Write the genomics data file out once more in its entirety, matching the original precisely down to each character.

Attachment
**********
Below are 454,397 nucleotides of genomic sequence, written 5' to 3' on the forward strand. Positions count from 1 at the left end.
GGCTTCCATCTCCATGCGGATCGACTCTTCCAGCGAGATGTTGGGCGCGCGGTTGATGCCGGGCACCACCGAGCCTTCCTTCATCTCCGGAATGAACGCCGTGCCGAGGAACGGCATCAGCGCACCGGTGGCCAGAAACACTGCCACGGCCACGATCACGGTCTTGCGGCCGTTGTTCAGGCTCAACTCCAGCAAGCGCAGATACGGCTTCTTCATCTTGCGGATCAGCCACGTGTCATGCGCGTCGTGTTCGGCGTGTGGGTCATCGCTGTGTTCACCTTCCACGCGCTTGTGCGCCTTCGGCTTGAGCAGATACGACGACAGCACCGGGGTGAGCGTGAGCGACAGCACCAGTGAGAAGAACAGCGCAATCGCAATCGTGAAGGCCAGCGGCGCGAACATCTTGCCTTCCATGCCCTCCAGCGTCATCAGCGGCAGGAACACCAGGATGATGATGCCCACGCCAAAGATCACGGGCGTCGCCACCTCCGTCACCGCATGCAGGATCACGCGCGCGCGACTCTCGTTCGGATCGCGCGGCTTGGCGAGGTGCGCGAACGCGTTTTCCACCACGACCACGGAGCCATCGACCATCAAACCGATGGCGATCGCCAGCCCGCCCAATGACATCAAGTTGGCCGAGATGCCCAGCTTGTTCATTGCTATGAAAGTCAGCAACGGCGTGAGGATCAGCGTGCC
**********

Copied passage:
Below are 454,397 nucleotides of genomic sequence, written 5' to 3' on the forward strand. Positions count from 1 at the left end.
GGCTTCCATCTCCATGCGGATCGACTCTTCCAGCGAGATGTTGGGCGCGCGGTTGATGCCGGGCACCACCGAGCCTTCCTTCATCTCCGGAATGAACGCCGTGCCGAGGAACGGCATCAGCGCACCGGTGGCCAGAAACACTGCCACGGCCACGATCACGGTCTTGCGGCCGTTGTTCAGGCTCAACTCCAGCAAGCGCAGATACGGCTTCTTCATCTTGCGGATCAGCCACGTGTCATGCGCGTCGTGTTCGGCGTGTGGGTCATCGCTGTGTTCACCTTCCACGCGCTTGTGCGCCTTCGGCTTGAGCAGATACGACGACAGCACCGGGGTGAGCGTGAGCGACAGCACCAGTGAGAAGAACAGCGCAATCGCAATCGTGAAGGCCAGCGGCGCGAACATCTTGCCTTCCATGCCCTCCAGCGTCATCAGCGGCAGGAACACCAGGATGATGATGCCCACGCCAAAGATCACGGGCGTCGCCACCTCCGTCACCGCATGCAGGATCACGCGCGCGCGACTCTCGTTCGGATCGCGCGGCTTGGCGAGGTGCGCGAACGCGTTTTCCACCACGACCACGGAGCCATCGACCATCAAACCGATGGCGATCGCCAGCCCGCCCAATGACATCAAGTTGGCCGAGATGCCCAGCTTGTTCATTGCTATGAAAGTCAGCAACGGCGTGAGGATCAGCGTGCC